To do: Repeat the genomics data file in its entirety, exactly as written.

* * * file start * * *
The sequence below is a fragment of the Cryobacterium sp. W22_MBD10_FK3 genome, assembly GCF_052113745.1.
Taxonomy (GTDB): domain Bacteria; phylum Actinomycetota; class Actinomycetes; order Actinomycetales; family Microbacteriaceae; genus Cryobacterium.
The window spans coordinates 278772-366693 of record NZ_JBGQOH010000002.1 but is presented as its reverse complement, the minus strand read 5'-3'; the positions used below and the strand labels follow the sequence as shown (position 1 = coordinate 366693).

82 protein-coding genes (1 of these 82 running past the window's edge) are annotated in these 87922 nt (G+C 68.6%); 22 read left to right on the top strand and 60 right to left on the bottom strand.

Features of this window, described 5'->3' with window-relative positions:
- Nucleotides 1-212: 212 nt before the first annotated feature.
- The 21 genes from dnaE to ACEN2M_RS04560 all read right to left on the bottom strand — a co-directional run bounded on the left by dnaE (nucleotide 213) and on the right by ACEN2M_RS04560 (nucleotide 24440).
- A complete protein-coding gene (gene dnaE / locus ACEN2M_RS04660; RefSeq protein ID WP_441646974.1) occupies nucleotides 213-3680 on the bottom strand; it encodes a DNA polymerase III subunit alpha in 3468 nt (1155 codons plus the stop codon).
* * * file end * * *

The sequence below is a fragment of the Cryobacterium sp. W22_MBD10_FK3 genome, assembly GCF_052113745.1.
Taxonomy (GTDB): domain Bacteria; phylum Actinomycetota; class Actinomycetes; order Actinomycetales; family Microbacteriaceae; genus Cryobacterium.
The window spans coordinates 278772-366693 of record NZ_JBGQOH010000002.1 but is presented as its reverse complement, the minus strand read 5'-3'; the positions used below and the strand labels follow the sequence as shown (position 1 = coordinate 366693).

82 protein-coding genes (1 of these 82 running past the window's edge) are annotated in these 87922 nt (G+C 68.6%); 22 read left to right on the top strand and 60 right to left on the bottom strand.

Features of this window, described 5'->3' with window-relative positions:
- Nucleotides 1-212: 212 nt before the first annotated feature.
- The 21 genes from dnaE to ACEN2M_RS04560 all read right to left on the bottom strand — a co-directional run bounded on the left by dnaE (nucleotide 213) and on the right by ACEN2M_RS04560 (nucleotide 24440).
- A complete protein-coding gene (gene dnaE / locus ACEN2M_RS04660; RefSeq protein ID WP_441646974.1) occupies nucleotides 213-3680 on the bottom strand; it encodes a DNA polymerase III subunit alpha in 3468 nt (1155 codons plus the stop codon).